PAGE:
Chintz  Cotton in Bloom shows the wide variety of colourful floral patterns on skirts and jackets, as well as huge wapenpalempores (bedspreads larger than 3.5 x 2.5 metres with a coat of arms). The regional clothing demonstrates how the chintz was cherished and preserved. The visitor discovers the special techniques of this craft and how chintz played an important role in the world in the seventeenth century. In addition, the exhibition shows that chintz still inspires new initiatives in the field of handicrafts. Together with the Textiel Factorij, the Museum of Friesland presents contemporary works by Dutch artists and designers made with Indian craftsmen.

For more information, visit the website of the Fries Museum, Netherlands.

Exhibition: Textiles from Sumba, Indonesia

thomas-murray-sumba-exhibition

Exhibition dates: this is an online exhibition, available to view indefinitely

A special exhibition of textiles from Sumba, curated by HALI contributing editor Thomas Murray and drawing from his extensive collection, is available to view online. It begins:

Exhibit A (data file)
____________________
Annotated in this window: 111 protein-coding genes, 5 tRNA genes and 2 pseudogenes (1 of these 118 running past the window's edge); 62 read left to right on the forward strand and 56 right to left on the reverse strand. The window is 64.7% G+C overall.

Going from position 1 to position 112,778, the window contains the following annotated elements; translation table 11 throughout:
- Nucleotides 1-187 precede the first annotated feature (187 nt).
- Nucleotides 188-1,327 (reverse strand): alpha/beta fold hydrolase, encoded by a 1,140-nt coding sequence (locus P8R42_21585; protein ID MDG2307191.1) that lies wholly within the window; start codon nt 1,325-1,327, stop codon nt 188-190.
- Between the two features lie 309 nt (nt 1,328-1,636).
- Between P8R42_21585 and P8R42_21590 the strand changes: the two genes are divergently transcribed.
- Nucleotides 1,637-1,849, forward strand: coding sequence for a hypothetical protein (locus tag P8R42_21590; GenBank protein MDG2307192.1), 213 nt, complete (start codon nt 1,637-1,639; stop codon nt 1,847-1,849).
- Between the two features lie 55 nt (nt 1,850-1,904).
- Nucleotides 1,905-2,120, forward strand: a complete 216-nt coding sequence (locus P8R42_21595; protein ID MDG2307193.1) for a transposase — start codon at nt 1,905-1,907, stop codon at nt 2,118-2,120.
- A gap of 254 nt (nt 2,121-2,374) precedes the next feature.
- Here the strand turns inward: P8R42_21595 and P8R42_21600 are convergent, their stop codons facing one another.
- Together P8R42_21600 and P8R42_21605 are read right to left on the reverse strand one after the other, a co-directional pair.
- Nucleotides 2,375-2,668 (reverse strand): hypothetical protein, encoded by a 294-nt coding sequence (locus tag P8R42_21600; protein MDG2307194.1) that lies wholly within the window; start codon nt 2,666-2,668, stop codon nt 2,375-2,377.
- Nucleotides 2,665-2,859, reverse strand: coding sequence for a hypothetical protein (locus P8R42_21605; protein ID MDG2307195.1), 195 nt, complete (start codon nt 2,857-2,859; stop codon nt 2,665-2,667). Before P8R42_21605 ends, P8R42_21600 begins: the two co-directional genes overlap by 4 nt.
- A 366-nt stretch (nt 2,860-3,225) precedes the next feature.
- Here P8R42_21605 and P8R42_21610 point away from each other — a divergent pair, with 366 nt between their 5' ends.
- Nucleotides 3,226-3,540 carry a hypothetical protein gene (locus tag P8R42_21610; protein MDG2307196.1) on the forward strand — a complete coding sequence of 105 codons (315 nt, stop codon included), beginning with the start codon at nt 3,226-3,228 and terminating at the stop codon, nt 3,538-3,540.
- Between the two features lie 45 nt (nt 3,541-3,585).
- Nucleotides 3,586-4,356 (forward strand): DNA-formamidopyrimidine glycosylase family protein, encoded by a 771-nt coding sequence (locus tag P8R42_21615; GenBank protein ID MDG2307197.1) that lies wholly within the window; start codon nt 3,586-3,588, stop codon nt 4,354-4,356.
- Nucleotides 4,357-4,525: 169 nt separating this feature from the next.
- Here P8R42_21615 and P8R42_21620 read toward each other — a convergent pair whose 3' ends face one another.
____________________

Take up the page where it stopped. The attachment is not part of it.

“The island of Sumba may be found on a map between Bali and New Guinea but it exists in its own world, far apart from those antipodal lands. Divided east and west by language and environmental conditions, the west tends to be more wet and green and the east, dryer.

Sumbanese religion, Marapu, recognizes that a dualistic symmetry exists in the universe, that of male and female, hot and cold, sun and moon, cloth and metal. Here there are good and bad spirits hovering nearby, needing ritual offerings on a regular basis. The ancestors must most especially be cared for.

Sumba is thus home to one of the strongest animistic tribal societies found in Indonesia, perhaps most famous for its notorious custom of cutting off the heads of enemies and placing them on the branches of a designated tree, the pohon andung, at the entrance of the village. Such trees represented the Tree of Life as well as serving to remind viewers of the power of the raja.